54.3 ± 10.5
41.8 ± 15.7
Cause of MR
Acute chord rupture
Chronic inflammation (myeloproliferative)
Preop MR grade
3+ (moderate to severe)
Posterior mitral annuloplasty strip
In 10 randomly selected patients, preoperative and postoperative computed tomography was performed to observe the mitral annular shape.
Transthoracic echocardiography was performed at admission, discharge, 6 months postoperatively, and annually. The MR grade was determined according to the following scale: 0, no or trivial MR; 1+, mild; 2+, mild to moderate MR; 3+, moderate to severe MR; and 4+, severe MR. The MV orifice area was assessed by the pressure half-time method. In the parasternal long-axis view, the maximum and minimum septo-lateral dimensions were measured in diastole and systole, respectively. The coaptation height (i.e., the longest coaptation length of the anterior and posterior leaflets) was measured in early systole.
All statistical analyses were performed in SPSS 18.0 (IBM, Armonk, NY, USA). Continuous variables were expressed as the mean ± standard deviation and compared using the Student’s t test and paired t-tests. Categorical variables were expressed as proportions (%) and compared using the χ2 test.
MR grade, at discharge
0 (absent or trivial)
+3 (moderate to severe)
MR grade, the latest
0 (absent or trivial)
+3 (moderate to severe)
2.7 ± 0.5
Index MVA, cm2/m2
1.7 ± 0.4
Valve gradient, mmHg
3.5 ± 1.2
Leaflet coaptation height, mm
12.8 ± 3.5
Perioperative annular dimensions in the parasternal long-axis view
In diastole (max), cm
32.2 ± 7.3
21.1 ± 5.1
In systole (min), cm
27.1 ± 6.7
17.6 ± 4.3
Dynamics, % (max-min/min)
18.8 ± 11.7
19.5 ± 9.3
The PMA strip was designed to lift the middle portion of the posterior annulus and increase coaptation length with placement in the posterior annulus, sparing the anterior annulus and commissures. Two mitral leaflets can yield competent coaptation with reduction of the septo-lateral annular dimensions without reduction of the transverse annular dimensions, particularly in patients with functional MR . Although transverse reduction of the mitral annular dimensions is developed in the usual mitral annuloplasty, a transverse annular reduction is not likely to be a prerequisite for two leaflet coaptation.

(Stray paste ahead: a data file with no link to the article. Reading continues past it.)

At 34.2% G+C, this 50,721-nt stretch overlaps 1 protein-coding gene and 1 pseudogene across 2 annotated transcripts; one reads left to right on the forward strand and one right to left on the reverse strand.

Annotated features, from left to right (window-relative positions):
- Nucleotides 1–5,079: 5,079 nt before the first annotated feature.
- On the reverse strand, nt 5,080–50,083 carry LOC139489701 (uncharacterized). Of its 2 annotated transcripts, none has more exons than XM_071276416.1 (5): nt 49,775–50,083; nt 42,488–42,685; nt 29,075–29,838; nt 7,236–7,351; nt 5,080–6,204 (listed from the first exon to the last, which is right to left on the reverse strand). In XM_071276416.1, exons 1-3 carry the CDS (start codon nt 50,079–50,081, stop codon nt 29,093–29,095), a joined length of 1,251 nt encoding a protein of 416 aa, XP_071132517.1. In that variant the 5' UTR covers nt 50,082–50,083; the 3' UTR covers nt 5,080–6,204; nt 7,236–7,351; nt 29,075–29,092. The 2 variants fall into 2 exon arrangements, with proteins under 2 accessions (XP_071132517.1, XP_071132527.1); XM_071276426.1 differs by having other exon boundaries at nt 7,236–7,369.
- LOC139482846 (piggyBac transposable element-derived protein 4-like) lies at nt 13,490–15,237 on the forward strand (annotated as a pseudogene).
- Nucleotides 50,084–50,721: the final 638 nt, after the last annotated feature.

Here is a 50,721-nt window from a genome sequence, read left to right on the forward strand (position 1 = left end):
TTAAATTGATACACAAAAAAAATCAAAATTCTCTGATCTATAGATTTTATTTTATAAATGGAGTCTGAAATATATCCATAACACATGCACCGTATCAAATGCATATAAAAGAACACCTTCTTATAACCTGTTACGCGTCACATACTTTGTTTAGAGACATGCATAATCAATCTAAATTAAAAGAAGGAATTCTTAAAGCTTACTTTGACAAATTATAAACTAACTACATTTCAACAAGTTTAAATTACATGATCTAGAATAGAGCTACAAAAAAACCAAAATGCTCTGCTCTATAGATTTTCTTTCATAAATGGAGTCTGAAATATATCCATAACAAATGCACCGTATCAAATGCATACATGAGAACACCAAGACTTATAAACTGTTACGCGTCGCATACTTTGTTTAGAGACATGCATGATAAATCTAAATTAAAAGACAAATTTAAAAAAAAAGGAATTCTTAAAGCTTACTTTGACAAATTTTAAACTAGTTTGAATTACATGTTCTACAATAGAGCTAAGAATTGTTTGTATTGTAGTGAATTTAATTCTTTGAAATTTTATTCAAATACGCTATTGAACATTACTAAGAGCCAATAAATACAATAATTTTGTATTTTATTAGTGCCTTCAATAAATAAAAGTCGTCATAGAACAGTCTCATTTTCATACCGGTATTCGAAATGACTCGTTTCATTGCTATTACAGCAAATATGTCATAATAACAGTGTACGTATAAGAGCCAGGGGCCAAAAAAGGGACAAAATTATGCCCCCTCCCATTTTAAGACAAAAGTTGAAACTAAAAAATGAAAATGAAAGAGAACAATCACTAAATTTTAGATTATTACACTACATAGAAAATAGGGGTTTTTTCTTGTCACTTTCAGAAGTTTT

The middle part of the strip is lifted by two thick margins into a curvilinear shape. As a result, the middle of the annulus-strip complex is lifted on the base of both commissural planes and the posterior annulus becomes curvilinear with a resultant reduction of the septolateral dimensions. The reduction effect of the septolateral dimensions must be more effective than the usual rings or bands that make a round annular shape. Such a coaptation-enhancing mechanism is seen in the GeoForm annuloplasty ring (Edwards Lifesciences, Irvine, CA, USA) with a diminished antero-posterior distance  used to repair ischemic MR, but the motion of the anterior annulus and both commissures is restricted by the rigid ring fixing the annular circumference.
In both commissures spared from the strip annuloplasty, hinges are made by the lower-placed strip ends, which tend to be straightened. Regurgitation or prolapse from the spared commissures did not occur during the follow-up period.